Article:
First of all, as I’ve said before – content is king, context is King Kong; so first, a little context: Scientists suffer the popular misperception that they:

  1. Like to tinker with nature – they just can’t let it be;
  2. Think mechanically – they just can’t stand back and respect the aesthetics of nature;
  3. Like to play God – they just can’t let nature be;
  4. Like to retain an aura of exclusivity and mystery – they think they’re better than everyone else;
  5. Have evil designs on the world.

Every scientist I’ve interviewed – and I’ve interviewed a lot – does research for the same reason: they are deeply fascinated with the natural world (especially their focus area) and wish to contribute to the greater public understanding and appreciation of it; and where it’s applied to usable products (technology), how it can improve the human condition. And whereas one or two of the scientists I know may lack the social graces of writers and artists, they’re certainly not evil!

And yet the anti-GM lobby would have you believe scientists are evil, because it serves their agenda to drill into you one thing: fear (here’s a typical example of more tempered fear-mongering).

The reality is that you’re already eating food that has been genetically modified, but over thousands of years – it’s called evolution; and the developments in GM food – such as increased pest-resistance – would more than likely happen naturally, but eventually.  

That would take time, time that a rapidly growing, eternally hungry, increasingly urbanised human population, with limited resources at its disposal, doesn’t have. The anti-GM lobby – and I’ve met a lot of them – seem ignorant of this fact (and are certainly ignorant of the science of biotechnology) and are happy to live their own precious lives enriched with all the trappings of science and technology, content to denigrate the very same science and technology that has an eye on feeding the future.

King Kong and the eagles on stilts

In Eish!, Science on January 9, 2015 at 6:38 am

flat,550x550,075,fThere’s a saying that spins in my head every time I work with scientists: ‘You can lead a horse to water, but if you can get it to float on its back, then you’ve really got something’. In a way it sums up the challenge – and rewards – of getting scientists to tell their stories, and that’s a lot to do with the veracity of the scientific method.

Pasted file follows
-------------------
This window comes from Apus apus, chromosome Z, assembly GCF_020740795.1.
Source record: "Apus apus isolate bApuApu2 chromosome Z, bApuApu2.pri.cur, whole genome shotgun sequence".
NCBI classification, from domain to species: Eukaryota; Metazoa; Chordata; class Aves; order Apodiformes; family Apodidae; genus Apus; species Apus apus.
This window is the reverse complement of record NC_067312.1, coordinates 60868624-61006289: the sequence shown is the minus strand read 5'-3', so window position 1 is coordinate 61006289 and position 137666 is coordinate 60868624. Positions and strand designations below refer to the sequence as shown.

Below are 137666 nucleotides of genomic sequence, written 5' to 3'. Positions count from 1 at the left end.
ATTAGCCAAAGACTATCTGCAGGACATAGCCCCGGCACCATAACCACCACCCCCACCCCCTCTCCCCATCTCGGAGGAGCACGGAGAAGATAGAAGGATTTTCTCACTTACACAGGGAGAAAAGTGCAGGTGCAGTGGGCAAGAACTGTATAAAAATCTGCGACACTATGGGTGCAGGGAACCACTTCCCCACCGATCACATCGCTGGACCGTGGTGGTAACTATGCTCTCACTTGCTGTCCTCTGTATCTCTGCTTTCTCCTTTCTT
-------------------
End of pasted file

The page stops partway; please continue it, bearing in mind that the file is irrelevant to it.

I have spent almost 30 years in the media – as a breakfast-show broadcaster, writer, columnist, editor and science journalist – and now I use my expertise to help scientists communicate more effectively with the media. It’s not easy, but when it works out and we’re able to unlock the insights from their work, the results can be magical, as you will soon see.

But first, some background: That broad field of research known as ‘science’ is the collective input of hundreds of thousands of scientists each focusing on an incredibly specific area of research. For example, a biologist won’t just study a single virus; they will study a single component of the virus’s DNA.

The veracity of the scientific method demands that when they each publish their research it is critically examined and picked apart – sometimes shredded – by other scientists looking for errors. So, scientists have to be meticulous in their research. This is helpful – and not – when they sit down with a journalist. And here’s why:

  1. Because the scientist is a specialist, they will use specialised language, most of which will be completely foreign to a journalist. The journalist will therefore need to ‘translate’ the language into something the media consumer can understand.
  2. The scientist is focused on the specifics to do with their area of research; the journalist wants to know what the big picture is – why the research is important to the general media consumer.
  3. The scientist is ‘bound’ by the exacting, mathematical, demands of scientific integrity; the journalist has at their disposal the unfettered creativity of language.
  4. The scientist is interested in specific outcomes; the journalist is looking for a narrative.
  5. Before the story ‘goes live’ it’ll be clawed at by a sub-editor with no knowledge of the content, much to the frustration of the scientist and journalist.